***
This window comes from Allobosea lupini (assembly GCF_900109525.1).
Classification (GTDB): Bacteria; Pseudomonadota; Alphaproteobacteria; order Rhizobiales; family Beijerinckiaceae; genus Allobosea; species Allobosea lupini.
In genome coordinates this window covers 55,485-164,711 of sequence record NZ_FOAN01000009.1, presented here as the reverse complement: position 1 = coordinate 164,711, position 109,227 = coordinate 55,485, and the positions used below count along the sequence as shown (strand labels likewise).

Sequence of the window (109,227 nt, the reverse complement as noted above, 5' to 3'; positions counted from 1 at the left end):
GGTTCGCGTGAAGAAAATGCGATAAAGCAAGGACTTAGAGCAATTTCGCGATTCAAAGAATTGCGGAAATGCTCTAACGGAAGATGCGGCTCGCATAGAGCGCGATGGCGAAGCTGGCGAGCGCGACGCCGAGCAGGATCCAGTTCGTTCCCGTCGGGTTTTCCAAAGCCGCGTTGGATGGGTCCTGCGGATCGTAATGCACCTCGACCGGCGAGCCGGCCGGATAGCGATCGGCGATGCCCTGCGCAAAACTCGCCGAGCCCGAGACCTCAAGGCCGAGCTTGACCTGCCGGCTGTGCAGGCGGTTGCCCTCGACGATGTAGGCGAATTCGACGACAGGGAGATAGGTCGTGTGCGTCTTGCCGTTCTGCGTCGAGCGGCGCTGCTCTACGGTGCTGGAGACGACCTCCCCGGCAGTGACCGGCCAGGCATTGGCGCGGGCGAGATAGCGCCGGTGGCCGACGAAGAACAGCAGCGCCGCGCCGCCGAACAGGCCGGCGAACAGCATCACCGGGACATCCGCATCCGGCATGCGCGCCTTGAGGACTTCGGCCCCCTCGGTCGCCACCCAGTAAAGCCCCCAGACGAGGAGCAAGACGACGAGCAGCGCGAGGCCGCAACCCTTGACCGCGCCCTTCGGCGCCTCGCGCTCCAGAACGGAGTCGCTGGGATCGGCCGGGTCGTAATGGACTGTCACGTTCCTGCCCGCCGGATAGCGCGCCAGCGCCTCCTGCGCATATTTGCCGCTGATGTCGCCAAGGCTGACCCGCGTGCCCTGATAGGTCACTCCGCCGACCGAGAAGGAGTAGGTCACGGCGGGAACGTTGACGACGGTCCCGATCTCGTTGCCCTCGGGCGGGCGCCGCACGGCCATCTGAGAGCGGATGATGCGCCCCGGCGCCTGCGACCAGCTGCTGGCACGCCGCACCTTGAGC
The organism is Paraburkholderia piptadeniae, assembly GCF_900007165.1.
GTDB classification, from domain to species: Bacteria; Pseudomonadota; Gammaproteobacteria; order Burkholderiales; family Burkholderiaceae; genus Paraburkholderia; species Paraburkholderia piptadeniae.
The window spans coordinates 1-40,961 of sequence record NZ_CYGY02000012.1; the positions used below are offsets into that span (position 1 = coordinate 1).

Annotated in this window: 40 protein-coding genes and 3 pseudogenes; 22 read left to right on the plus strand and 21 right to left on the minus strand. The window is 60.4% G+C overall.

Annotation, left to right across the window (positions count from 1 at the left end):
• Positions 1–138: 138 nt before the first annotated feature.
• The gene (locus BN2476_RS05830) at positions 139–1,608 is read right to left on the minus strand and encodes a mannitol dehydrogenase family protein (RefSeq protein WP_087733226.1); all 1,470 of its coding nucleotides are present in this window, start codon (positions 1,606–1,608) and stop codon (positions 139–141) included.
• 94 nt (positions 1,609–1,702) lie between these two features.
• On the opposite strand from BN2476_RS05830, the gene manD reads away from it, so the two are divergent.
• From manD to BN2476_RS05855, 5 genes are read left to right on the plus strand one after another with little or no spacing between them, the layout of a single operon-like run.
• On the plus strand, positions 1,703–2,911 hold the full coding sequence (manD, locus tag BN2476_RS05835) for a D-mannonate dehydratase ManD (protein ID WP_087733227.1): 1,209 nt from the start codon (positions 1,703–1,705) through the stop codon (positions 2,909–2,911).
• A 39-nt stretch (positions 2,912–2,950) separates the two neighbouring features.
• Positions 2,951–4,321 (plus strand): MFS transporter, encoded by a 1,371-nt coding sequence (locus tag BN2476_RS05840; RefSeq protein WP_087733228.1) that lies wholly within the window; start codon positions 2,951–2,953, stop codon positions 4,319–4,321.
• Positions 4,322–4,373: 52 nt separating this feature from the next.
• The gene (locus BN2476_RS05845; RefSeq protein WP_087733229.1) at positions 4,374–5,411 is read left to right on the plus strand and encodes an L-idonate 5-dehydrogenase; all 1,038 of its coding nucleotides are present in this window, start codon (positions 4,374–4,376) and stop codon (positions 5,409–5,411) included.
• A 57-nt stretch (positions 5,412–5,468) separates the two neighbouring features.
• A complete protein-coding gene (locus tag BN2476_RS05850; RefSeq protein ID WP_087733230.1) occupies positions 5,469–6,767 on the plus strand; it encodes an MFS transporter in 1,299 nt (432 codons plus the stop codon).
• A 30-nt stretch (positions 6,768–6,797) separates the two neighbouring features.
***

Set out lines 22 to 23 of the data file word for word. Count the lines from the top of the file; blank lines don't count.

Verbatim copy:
• A complete protein-coding gene (locus tag BN2476_RS05850; RefSeq protein ID WP_087733230.1) occupies positions 5,469–6,767 on the plus strand; it encodes an MFS transporter in 1,299 nt (432 codons plus the stop codon).
• A 30-nt stretch (positions 6,768–6,797) separates the two neighbouring features.